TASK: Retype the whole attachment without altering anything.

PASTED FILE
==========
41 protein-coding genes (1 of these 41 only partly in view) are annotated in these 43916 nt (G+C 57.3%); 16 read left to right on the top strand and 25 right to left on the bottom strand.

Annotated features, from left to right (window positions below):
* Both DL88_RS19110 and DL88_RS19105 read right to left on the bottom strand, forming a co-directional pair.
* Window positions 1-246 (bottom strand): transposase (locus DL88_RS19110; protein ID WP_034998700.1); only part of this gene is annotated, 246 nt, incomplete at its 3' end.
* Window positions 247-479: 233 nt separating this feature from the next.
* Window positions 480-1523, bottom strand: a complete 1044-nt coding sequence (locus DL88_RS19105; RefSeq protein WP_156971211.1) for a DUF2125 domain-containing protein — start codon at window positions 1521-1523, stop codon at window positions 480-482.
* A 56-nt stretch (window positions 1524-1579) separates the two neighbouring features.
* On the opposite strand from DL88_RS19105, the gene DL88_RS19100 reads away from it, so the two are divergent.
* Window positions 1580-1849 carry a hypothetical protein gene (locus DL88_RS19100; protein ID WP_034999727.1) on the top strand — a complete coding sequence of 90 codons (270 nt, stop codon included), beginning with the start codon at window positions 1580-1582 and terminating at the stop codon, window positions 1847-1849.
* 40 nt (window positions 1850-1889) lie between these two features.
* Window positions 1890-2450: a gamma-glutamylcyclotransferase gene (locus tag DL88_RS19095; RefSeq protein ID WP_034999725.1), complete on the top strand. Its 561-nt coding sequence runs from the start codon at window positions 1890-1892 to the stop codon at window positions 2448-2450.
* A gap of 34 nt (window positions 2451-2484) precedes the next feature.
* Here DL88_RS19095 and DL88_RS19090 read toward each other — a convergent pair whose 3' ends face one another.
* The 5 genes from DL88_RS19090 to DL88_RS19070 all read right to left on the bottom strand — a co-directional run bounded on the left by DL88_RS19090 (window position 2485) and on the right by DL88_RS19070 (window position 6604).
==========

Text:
41 protein-coding genes (1 of these 41 only partly in view) are annotated in these 43916 nt (G+C 57.3%); 16 read left to right on the top strand and 25 right to left on the bottom strand.

Annotated features, from left to right (window positions below):
* Both DL88_RS19110 and DL88_RS19105 read right to left on the bottom strand, forming a co-directional pair.
* Window positions 1-246 (bottom strand): transposase (locus DL88_RS19110; protein ID WP_034998700.1); only part of this gene is annotated, 246 nt, incomplete at its 3' end.
* Window positions 247-479: 233 nt separating this feature from the next.
* Window positions 480-1523, bottom strand: a complete 1044-nt coding sequence (locus DL88_RS19105; RefSeq protein WP_156971211.1) for a DUF2125 domain-containing protein — start codon at window positions 1521-1523, stop codon at window positions 480-482.
* A 56-nt stretch (window positions 1524-1579) separates the two neighbouring features.
* On the opposite strand from DL88_RS19105, the gene DL88_RS19100 reads away from it, so the two are divergent.
* Window positions 1580-1849 carry a hypothetical protein gene (locus DL88_RS19100; protein ID WP_034999727.1) on the top strand — a complete coding sequence of 90 codons (270 nt, stop codon included), beginning with the start codon at window positions 1580-1582 and terminating at the stop codon, window positions 1847-1849.
* 40 nt (window positions 1850-1889) lie between these two features.
* Window positions 1890-2450: a gamma-glutamylcyclotransferase gene (locus tag DL88_RS19095; RefSeq protein ID WP_034999725.1), complete on the top strand. Its 561-nt coding sequence runs from the start codon at window positions 1890-1892 to the stop codon at window positions 2448-2450.
* A gap of 34 nt (window positions 2451-2484) precedes the next feature.
* Here DL88_RS19095 and DL88_RS19090 read toward each other — a convergent pair whose 3' ends face one another.
* The 5 genes from DL88_RS19090 to DL88_RS19070 all read right to left on the bottom strand — a co-directional run bounded on the left by DL88_RS19090 (window position 2485) and on the right by DL88_RS19070 (window position 6604).